most javascript libraries contain lines similar to:

    var b = (a ? a.ownerDocument || a: 0).documentElement;

if a is null, what is (0).documentElement supposed to return?

4 Answers 4


From jQuery / Sizzle comments:


documentElement is verified for cases where it doesn't yet exist (such as loading iframes in IE - #4833)

So it's just cute syntax for returning undefined - this is a result of calling documentElement on 0.

In next line there is check:

return documentElement ? documentElement.nodeName !== "HTML" : false;

So it returns false anyway.


most probably: undefined what else?


It's a shorthand for:

var b; // defaults to "undefined"
if (a) b = a.ownerDocument.documentElement || a.documentElement;

It is checking for whether the DOM documentElement has been created yet in the DOM tree. (0).documentElement accesses a non-existant property which defaults to undefined. If the "documentElement" is undefined, it has not been created yet.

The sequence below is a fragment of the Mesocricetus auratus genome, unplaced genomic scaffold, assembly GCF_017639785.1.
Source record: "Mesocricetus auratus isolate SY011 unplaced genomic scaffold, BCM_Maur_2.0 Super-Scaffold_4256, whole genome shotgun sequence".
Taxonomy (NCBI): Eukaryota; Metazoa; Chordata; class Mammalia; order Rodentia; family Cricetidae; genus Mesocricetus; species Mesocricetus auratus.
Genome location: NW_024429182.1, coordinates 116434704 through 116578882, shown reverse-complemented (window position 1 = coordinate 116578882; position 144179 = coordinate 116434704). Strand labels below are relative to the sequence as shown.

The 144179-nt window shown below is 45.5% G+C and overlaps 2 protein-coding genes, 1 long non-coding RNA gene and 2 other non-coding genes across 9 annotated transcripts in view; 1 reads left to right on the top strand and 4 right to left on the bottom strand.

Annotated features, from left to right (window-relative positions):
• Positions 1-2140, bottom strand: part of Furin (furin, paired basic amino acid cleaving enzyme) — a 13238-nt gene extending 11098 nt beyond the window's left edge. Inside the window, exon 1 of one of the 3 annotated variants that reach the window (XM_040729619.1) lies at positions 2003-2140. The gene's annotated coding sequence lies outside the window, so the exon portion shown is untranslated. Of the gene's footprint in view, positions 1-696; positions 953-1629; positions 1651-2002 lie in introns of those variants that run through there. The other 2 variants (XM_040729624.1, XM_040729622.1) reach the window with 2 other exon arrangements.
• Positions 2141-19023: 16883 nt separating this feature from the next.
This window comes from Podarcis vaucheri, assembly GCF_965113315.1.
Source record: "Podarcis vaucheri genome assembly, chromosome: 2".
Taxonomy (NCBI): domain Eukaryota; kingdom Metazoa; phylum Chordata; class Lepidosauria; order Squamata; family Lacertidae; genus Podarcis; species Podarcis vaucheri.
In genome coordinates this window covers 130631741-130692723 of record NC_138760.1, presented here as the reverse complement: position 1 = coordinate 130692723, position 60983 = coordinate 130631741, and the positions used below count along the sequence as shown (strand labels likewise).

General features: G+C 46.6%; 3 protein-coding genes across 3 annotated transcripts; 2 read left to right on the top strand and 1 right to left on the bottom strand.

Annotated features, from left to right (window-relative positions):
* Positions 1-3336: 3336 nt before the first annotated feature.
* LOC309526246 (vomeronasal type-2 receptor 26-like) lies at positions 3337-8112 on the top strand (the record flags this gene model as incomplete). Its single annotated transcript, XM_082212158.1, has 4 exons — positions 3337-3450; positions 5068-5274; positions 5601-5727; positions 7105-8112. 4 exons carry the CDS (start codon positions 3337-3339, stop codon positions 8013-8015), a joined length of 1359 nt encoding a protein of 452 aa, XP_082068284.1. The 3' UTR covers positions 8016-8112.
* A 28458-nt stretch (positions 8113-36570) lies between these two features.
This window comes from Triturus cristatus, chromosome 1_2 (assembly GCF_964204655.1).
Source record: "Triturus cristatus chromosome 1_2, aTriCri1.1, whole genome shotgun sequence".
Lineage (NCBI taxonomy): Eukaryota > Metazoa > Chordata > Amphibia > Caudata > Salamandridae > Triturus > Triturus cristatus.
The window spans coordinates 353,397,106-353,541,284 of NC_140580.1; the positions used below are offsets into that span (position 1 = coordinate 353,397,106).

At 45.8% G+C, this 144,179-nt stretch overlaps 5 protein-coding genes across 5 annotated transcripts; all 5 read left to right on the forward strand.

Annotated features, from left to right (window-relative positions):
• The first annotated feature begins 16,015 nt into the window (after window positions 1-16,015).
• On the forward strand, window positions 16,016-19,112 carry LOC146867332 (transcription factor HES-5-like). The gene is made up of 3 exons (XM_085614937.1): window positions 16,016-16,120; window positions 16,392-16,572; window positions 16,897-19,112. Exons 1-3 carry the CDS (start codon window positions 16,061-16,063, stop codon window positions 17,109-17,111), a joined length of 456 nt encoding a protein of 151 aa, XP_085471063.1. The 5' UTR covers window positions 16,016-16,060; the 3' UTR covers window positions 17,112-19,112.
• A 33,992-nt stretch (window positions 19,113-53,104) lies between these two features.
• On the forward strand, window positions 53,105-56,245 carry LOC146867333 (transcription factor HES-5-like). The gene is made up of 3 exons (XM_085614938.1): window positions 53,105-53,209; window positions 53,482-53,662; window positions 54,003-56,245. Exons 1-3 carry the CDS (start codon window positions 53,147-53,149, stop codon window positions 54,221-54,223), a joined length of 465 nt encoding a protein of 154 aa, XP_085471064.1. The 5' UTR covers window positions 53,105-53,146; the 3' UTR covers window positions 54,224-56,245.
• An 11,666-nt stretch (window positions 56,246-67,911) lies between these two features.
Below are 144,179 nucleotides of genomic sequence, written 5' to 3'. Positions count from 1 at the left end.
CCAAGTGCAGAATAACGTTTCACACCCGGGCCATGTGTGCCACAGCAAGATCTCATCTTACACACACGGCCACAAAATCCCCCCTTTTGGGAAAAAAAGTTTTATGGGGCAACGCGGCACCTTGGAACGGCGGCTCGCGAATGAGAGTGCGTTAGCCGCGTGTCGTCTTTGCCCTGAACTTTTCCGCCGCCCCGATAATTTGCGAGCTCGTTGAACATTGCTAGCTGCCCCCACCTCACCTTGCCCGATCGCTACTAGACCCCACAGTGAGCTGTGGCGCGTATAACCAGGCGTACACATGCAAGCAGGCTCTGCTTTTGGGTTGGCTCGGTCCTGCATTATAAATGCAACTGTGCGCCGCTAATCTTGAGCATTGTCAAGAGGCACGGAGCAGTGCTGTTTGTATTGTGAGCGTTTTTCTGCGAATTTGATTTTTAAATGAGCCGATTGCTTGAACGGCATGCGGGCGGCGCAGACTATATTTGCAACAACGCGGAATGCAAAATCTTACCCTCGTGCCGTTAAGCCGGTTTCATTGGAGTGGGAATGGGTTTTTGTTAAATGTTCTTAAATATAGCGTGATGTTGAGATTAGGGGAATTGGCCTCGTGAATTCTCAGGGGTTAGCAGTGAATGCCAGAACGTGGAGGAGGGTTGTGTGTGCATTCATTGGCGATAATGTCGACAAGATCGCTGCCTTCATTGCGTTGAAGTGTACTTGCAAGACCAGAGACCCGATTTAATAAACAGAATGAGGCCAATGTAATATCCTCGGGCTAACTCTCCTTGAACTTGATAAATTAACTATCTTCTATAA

This might be easier to visualize:

a.ownerDocument.documentElement || // try this first
a.documentElement || // fallback
undefined; //documentElement has not been created yet

It is not just "a cute syntax" like another answer suggested. It is "manual minification" because, in a dynamically typed language like JavaScript, a minifier cannot determine that "a" and "a.ownerDocument" might be of the same type and will therefore do little more than whitespace removal.

Running my above code through the Closure Compiler yields:

var b;a&&(b=a.documentElement||a.ownerDocument.documentElement);

Meanwhile, the "manually minified" version you presented in your question run through a minifier produces:

var b=(a?a.ownerDocument||a:0).documentElement;


Without manual minification (my code) + Closure minifier: 64 characters
With manual minification (your original code): 54 characters
With manual minification (your original code) + Closure minifier: 47 characters

The ownerDocument property returns the owner of document of a html node, as a document object. the html document itself is ownerDocument of an element. if it is null, i guess (0).documentElement return the initial document when page contains several documents. ownerdocument can be used to create html elments inside multiple documents in same page accordingly

  • 2
    Just an FYI, 0 doesn't have a documentElement property.
    – gen_Eric
    Commented Sep 11, 2013 at 13:43
  • but documentElement have
    – Voonic
    Commented Sep 11, 2013 at 13:44

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